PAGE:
The way you can talk about is not the constant way.
In this reading, the dao, the natural way of things, is something that escapes all our attempts to speak of it.
But there’s a problem here. When translating dao into English as “the” dao, we risk imagining that the dao is some kind of metaphysical entity: something big, important and deeply mysterious. However, the definite article does not exist in the original Chinese. So dao can mean the dao, or a dao, or even daos, in the plural. This means that you could also translate the first line as follows:
Ways you can talk about are not constant ways.
But there’s also another level of ambiguity as well, because it is possible to read the second dao not as “to say” or “to talk about”, but as a verb related to the noun “way” or “path.” Reading it like this, “to dao” would mean something like “to tread a path”, “to make your way”, or “to lead.” This would give us something like the following:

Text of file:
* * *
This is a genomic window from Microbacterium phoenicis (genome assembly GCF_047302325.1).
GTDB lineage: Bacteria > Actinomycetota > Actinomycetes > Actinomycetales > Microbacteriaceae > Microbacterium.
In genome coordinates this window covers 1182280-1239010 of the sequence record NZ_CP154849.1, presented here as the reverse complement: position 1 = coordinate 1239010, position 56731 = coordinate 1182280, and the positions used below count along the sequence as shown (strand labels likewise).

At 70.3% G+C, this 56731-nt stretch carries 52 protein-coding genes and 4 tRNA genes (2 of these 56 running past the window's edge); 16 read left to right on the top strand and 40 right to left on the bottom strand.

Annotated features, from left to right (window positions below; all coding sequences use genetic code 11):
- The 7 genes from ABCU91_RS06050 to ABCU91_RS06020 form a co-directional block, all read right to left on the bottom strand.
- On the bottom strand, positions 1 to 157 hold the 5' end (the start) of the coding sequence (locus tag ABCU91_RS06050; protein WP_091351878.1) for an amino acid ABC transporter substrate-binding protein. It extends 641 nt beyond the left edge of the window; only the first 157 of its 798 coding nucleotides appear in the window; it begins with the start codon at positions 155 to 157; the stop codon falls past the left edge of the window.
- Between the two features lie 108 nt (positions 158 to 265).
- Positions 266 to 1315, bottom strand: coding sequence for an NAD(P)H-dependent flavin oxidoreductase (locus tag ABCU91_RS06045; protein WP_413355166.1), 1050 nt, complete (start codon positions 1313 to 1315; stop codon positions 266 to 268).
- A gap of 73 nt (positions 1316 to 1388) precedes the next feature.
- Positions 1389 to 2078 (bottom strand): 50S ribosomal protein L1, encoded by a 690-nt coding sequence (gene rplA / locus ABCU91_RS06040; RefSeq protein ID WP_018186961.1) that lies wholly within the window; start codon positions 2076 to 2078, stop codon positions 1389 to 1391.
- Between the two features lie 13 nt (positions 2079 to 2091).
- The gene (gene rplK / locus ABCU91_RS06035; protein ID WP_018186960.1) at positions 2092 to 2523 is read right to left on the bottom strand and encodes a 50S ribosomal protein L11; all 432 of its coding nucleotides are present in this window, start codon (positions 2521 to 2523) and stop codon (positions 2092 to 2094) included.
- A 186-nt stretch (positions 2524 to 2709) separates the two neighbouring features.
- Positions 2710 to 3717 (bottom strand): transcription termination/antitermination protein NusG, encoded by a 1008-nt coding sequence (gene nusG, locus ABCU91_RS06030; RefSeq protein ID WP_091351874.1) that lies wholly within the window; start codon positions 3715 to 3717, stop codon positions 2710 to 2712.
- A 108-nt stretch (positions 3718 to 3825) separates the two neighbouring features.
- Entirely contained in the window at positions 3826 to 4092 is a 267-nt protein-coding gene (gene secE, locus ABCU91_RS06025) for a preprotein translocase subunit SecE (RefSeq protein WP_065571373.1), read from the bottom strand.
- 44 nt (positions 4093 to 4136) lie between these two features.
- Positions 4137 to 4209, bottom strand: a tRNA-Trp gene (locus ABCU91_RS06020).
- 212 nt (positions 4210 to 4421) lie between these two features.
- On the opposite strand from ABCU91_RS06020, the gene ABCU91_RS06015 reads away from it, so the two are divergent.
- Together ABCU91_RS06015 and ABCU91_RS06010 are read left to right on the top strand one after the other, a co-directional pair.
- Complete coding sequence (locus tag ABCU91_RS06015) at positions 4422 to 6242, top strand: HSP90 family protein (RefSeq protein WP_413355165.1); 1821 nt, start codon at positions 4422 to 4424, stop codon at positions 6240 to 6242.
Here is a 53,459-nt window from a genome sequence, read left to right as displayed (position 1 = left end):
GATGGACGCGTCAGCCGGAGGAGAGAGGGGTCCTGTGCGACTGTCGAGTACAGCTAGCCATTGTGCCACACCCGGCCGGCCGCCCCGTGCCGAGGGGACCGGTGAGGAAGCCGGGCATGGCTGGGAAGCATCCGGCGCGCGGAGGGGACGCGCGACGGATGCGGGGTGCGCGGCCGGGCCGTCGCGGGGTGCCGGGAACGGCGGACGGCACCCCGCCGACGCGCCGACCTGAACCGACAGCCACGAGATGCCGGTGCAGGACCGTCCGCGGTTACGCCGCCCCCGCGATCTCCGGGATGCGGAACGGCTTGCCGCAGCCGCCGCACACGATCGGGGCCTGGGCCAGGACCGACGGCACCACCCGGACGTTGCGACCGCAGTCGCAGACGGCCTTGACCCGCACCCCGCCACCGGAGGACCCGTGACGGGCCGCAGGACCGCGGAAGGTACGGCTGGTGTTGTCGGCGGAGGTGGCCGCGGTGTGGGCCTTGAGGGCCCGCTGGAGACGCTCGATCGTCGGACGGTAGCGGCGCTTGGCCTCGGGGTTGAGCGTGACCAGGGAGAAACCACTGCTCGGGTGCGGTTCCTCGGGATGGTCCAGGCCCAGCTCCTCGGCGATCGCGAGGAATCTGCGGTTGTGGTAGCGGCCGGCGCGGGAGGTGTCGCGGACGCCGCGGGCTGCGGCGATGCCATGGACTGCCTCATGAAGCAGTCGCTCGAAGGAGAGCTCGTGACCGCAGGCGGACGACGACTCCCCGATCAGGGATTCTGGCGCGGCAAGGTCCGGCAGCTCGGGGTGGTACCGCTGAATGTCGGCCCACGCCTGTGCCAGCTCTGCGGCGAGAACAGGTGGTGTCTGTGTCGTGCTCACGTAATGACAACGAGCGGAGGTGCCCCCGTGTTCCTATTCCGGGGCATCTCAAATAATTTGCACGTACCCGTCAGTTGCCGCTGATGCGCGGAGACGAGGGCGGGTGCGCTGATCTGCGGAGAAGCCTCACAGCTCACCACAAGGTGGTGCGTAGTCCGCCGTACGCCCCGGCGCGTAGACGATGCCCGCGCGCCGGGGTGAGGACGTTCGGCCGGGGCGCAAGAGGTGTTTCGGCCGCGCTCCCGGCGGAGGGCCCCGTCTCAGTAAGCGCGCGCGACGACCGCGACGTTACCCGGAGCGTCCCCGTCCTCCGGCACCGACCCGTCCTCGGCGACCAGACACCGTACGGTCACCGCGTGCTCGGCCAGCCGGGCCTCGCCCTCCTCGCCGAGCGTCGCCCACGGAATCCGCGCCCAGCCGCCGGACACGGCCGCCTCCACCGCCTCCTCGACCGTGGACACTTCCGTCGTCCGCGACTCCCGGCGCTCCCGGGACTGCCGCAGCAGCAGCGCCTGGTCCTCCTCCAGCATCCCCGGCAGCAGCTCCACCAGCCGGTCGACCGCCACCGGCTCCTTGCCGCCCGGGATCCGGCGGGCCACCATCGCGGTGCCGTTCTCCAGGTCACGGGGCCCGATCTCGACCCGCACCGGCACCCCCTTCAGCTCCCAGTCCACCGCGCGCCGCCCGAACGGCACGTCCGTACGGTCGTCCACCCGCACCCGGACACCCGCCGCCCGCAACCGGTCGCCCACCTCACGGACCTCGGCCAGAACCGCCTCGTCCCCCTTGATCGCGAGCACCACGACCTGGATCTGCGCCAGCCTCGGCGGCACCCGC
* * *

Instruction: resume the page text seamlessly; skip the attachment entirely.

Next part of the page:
Ways you can tread are not constant ways.
If you read it like this, the text might be saying that the paths we take as we make our way through the world—the paths that remain open to us—are always subject to change. You can take a particular path today, but that same path may not be open tomorrow (this recalls Heraclitus’s claim that you can’t step into the same river twice). To keep on moving, if you are a skilful wayfarer, you need to be able to recognise the inconstancy of the paths you are on. You need to be vigilant. And you need to be flexible. Because if you rely on a pre-ordained and inflexible Way, you will almost certainly stumble.
Powers and potentials
The second concept in the Daodejing is de. In texts from the Confucian tradition, de is often translated as “virtue”; but when it comes to Daoist texts like the Daodejing, something like “potency” is closer to the mark. So you could read de as the potency or potential that a thing has by virtue of being the kind of thing that it is. The de of a fish is the potential it has to be a fish, to do fishy things. The de of a tree is the potential it has to exist—or even to flourish—as a tree. And so on.